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Access to Safe Anesthesia Act puts Michigan patients first
Changing Michigan’s outdated anesthesia model will give hospitals and health care facilities the flexibility needed to:
- Safely meet patient needs in underserved rural and urban communities.
- End the turf war between what’s best for patients and taxpayers
- Help lower costs and out-of-pocket expenses for safe anesthesia
- Align Michigan’s anesthesia model with 42 other states (and the District of Columbia)
Certified registered nurse anesthetists (CRNAs) are some of the highest-educated medical professionals. With bipartisan House Bill 4359, Michigan has the opportunity to do what 42 other states (and the District of Columbia) in the nation have done to improve access to safe anesthetic care.
- Michigan's current anesthesia regulations are antiquated — from the dark ages — and anti-patient. Michigan is now among only eight states that continue to require mandatory supervision of CRNAs by physicians.
- 42 other states (and the District of Columbia) do not have mandatory supervision requirements and unnecessary restrictions on CRNAs.
- Since federal rules were approved in 2001, a growing list of states have moved to opt out of federal supervision requirements. Many states have never required physician supervision of CRNAs.
- Medical studies examining states that do not have supervision requirements found no differences in patient safety or health care quality. To the contrary, studies have found improved access to needed anesthesia services in the opt-out states, evidence of lower health care costs, and no differences in medical outcome.
The Access to Safe Anesthesia Act makes permanent in Michigan a bipartisan CRNA regulatory model put in place during the early weeks of the COVID-19 pandemic by Gov. Gretchen Whitmer and other Democratic and Republican governors, and in alignment with policy from the Trump Administration.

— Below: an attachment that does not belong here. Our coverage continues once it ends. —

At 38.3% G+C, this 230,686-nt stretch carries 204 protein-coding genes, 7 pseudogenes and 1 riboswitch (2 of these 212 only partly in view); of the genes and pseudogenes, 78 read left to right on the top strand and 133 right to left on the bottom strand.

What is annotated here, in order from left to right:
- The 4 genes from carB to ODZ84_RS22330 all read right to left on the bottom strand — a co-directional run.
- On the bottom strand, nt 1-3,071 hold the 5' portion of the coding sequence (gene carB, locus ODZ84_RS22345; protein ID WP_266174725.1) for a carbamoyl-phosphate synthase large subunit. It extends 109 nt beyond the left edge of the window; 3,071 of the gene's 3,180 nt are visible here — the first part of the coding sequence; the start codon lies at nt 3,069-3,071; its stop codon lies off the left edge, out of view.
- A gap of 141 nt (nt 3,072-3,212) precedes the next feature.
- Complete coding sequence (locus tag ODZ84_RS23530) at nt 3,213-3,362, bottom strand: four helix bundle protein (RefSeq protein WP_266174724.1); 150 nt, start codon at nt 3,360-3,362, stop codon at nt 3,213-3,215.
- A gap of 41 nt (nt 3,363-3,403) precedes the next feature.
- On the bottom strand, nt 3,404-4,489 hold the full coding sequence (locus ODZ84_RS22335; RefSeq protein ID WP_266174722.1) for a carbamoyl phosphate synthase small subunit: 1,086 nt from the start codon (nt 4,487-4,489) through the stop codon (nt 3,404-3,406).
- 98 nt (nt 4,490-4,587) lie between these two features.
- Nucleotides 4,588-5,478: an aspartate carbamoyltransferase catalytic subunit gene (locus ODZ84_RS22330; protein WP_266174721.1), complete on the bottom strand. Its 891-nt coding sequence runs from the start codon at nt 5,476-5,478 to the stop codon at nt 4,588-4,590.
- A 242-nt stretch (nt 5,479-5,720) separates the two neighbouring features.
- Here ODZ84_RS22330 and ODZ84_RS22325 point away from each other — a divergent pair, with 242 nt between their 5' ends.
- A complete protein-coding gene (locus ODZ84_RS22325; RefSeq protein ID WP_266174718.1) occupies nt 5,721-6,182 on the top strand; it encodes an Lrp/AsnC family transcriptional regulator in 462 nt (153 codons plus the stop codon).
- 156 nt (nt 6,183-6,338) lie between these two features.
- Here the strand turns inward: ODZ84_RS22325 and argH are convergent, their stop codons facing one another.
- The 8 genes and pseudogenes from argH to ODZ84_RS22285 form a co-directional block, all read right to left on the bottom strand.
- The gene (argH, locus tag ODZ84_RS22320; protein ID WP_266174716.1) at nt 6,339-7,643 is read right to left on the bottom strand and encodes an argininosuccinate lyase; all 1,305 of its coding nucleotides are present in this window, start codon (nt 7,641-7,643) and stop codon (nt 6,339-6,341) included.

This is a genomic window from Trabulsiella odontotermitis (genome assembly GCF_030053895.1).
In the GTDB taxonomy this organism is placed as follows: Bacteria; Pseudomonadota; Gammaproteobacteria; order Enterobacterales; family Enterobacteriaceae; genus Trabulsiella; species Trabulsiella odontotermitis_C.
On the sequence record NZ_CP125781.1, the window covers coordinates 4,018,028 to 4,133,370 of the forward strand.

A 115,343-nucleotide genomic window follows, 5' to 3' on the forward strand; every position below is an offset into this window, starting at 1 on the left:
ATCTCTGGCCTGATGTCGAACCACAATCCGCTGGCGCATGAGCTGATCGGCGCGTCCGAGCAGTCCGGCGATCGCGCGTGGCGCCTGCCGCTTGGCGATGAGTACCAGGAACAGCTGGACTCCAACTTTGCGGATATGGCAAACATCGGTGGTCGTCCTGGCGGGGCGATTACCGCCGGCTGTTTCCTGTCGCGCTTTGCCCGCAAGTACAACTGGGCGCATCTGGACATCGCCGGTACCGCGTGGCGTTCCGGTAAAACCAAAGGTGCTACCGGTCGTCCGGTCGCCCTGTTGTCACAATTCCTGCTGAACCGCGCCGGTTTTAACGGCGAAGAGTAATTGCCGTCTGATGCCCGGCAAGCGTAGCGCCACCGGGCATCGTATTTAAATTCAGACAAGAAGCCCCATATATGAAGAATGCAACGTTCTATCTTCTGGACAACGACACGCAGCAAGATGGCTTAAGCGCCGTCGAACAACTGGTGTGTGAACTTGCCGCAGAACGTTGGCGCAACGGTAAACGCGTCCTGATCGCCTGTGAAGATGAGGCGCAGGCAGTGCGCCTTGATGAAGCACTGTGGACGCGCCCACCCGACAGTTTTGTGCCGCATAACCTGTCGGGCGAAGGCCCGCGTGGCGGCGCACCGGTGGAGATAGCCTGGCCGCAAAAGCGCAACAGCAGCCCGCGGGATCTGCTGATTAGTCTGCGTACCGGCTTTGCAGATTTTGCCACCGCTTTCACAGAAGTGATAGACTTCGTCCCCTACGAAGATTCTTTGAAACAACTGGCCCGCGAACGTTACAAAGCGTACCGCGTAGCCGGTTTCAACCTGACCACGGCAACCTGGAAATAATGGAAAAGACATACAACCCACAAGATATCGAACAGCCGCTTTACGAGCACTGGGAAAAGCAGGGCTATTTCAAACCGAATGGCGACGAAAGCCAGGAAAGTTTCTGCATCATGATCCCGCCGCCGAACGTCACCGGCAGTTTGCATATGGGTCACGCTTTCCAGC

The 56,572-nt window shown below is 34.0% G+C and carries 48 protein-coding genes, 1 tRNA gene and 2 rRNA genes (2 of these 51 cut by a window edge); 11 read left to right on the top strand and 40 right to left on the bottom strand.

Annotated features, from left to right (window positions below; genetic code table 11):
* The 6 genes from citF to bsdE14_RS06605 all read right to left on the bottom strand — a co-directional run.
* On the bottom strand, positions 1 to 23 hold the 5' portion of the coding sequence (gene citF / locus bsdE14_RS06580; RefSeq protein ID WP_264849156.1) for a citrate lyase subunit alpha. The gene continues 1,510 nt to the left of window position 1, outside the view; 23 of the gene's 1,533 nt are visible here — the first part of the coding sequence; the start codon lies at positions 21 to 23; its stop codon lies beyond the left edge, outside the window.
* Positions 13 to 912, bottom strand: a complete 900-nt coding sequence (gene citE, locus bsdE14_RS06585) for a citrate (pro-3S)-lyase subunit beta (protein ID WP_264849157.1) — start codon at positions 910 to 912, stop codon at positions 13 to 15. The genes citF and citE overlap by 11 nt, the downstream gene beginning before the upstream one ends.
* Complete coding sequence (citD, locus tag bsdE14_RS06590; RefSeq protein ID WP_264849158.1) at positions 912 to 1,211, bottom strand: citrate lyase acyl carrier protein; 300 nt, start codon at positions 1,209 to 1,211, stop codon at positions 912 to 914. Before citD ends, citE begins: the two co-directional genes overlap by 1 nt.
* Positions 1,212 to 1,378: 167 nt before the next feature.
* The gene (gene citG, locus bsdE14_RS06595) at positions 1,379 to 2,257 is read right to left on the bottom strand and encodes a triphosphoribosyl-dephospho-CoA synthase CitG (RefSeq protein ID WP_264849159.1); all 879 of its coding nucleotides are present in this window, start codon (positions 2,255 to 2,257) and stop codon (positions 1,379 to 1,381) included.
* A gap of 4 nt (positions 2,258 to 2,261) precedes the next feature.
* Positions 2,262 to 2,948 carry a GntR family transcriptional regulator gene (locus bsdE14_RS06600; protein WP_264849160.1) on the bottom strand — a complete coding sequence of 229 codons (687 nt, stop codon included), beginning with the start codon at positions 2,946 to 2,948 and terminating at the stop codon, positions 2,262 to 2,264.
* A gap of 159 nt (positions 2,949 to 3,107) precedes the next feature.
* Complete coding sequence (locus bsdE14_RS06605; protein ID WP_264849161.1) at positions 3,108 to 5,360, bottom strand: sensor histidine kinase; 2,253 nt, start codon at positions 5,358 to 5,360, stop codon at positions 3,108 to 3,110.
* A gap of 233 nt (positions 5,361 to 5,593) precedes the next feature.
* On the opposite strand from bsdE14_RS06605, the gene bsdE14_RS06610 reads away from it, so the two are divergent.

- After COVID-19 hit Michigan patients and hospitals in the worst public health crisis in 100 years, Gov. Whitmer temporarily suspended Michigan’s unnecessary supervision requirement for CRNAs – and some 2,600 CRNAs answered the call.
- Practicing independently and without unnecessary “supervision,” Michigan CRNAs delivered safe and effective care to patients across Michigan during the toughest months of the COVID-19 crisis.
A smart, safe anesthesia delivery model will increase access to needed health care services, containing costs, and giving Michigan hospitals the flexibility to meet patient needs in underserved rural and urban communities alike.
- A new model would not end physician supervision of CRNAs in Michigan. Instead, it would allow hospitals to choose whether or not to require supervision based on their own staffing, patient and resource circumstances and needs.
- A new model will end a meaningless government mandate that drives costs higher and limits access to safe anesthesia services in underserved rural and urban Michigan communities.
Based on experiences in other states, there is evidence House Bill 4359 will contain, and even lower, health care costs related to anesthesia and surgeries.
- A June 2010 Lewin Group study published in The Journal of Nursing Economics found that anesthesia delivery models in which CRNAs administer anesthesia without supervision cost about 25 percent less than the second lowest-cost model.
- The study concluded: “These results support the conclusion that the most cost-effective delivery model is CRNAs practicing independently.”
- “Analysis of claims data suggests CRNAs acting independently are the lower cost to the private payer.”
- “As the demand for health care continues to grow, increasing the number of CRNAs, and permitting them to practice in the most efficient delivery model, will be a key to containing costs while maintaining quality care.”
Substantial scientific and medical research has found that patient safety is protected in CRNA regulatory models similar to the one in House Bill 4359.
- Peer-reviewed medical research finds no differences in patient safety and surgical outcomes in states with and without the meaningless CRNA supervision model that would end in Michigan under House Bill 4359.
- Studies — including one from the Institute of Medicine, and one from the Research Triangle Institute in 2010 — have found no difference in patient safety or medical outcomes in states that require supervision of CRNAs and states that do not.
- Only one special interest group benefits from Michigan’s CRNA supervision mandate: Physician anesthesiologists gain from the red tape in the current system at the expense of patients and hospitals, especially in rural Michigan.